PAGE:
4.2 The State party recapitulates the relevant international agreements, domestic legislation and practice. It cites the Agreements of the Berlin (Potsdam) Conference of 1 August 1945, in particular Article XIII, which regulates the transfer of German populations from Czechoslovakia to Germany. It further refers to the Czech-German Declaration, regarding Mutual Relations and their Future Development of 21 January 1997, and qualifies it as a political document that asserts that injustices of the past belong to the past but does not create any legal obligations. The State party further provides the official text of the following relevant domestic legislation:
a) Presidential Decree No. 5/1945 on the Invalidation of Certain Property Transactions during the Period of Lack of Freedom and on the National Administration of the Values of Germans, Hungarians, Traitors and Collaborators, and Certain Organisations and Institutes;
b) Presidential Decree No. 12/1945 (not cited by the authors) on the Confiscation and Accelerated Allocation of Agricultural Property of Germans, Hungarians, Traitors and Enemies of the Czech and Slovak nations;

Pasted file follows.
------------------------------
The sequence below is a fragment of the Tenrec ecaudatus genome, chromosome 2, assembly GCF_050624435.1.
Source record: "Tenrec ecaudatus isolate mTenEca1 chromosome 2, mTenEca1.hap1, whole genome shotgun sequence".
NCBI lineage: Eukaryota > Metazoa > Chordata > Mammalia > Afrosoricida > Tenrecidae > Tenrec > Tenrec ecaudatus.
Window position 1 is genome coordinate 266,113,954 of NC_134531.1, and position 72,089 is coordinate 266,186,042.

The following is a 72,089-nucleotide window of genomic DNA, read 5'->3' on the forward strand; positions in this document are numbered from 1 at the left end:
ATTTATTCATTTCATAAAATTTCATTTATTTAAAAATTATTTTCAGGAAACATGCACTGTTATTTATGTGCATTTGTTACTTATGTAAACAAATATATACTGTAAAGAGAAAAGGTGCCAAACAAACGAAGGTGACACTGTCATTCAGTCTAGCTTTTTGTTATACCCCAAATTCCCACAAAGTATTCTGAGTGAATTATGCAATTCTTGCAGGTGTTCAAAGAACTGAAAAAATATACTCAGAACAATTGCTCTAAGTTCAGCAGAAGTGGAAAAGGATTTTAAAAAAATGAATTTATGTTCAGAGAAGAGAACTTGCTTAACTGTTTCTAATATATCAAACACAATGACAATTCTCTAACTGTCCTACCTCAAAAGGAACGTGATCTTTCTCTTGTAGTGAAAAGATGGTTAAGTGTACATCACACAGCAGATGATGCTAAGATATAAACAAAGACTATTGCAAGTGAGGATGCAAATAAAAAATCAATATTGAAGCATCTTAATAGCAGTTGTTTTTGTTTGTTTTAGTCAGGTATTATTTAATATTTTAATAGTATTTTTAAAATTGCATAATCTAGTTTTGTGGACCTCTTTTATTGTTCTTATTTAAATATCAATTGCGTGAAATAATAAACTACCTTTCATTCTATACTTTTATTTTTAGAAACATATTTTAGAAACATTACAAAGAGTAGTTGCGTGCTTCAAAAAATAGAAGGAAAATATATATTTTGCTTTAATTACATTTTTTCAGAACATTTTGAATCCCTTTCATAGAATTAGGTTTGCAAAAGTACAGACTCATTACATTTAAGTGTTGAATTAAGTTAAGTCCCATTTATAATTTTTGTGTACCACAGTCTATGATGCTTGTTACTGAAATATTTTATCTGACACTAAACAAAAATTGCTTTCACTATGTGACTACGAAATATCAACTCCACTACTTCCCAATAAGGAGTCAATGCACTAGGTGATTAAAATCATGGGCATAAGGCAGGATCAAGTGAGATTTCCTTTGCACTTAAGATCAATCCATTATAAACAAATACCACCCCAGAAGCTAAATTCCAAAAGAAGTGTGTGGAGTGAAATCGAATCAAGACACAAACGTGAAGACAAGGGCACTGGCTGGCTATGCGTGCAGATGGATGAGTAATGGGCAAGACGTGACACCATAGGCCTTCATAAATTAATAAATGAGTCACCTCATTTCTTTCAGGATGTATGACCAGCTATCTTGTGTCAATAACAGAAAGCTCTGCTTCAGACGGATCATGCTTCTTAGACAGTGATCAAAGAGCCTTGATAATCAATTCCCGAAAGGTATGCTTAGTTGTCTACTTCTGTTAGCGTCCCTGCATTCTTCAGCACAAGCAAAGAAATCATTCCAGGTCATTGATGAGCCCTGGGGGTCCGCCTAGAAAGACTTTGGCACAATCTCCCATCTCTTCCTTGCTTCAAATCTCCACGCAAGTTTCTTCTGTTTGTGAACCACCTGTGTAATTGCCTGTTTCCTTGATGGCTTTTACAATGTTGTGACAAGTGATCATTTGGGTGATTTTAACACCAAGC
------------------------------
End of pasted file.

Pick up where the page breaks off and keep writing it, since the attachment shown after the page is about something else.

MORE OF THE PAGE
c) Presidential Decree No. 108/1945 on the Confiscation of Enemy Property and the National Restoration Funds;
d) Constitutional Presidential Decree No. 33/1945 on the Adjustment of the Czechoslovak Citizenship of Persons of German and Hungarian Nationality;
e) Act No. 194/1949 on the Acquisition and Loss of Czechoslovak Citizenship;
f) Act. No. 34/1953 on Certain Person’s Acquisition of Czechoslovak Citizenship.
4.3 The State party further refers to the laws aimed at mitigating the property injustices caused during the Communist regime, from 1948 to 1989, such as Act No. 87/1991 on Extra-judicial Rehabilitation and Act No. 229/1991 on Ownership of Land and other Agricultural Property, which provide that persons who are Czech citizens and have been expropriated under Presidential Decree No. 5/1945 and Act No. 128/1946 on the Invalidation of Certain Property Transactions during the period of Lack of Freedom and Claims Arising from this Invalidation and from other Infringements of Property, may be considered entitled persons if their claim, due to political persecution, had not been settled after 25 February 1948.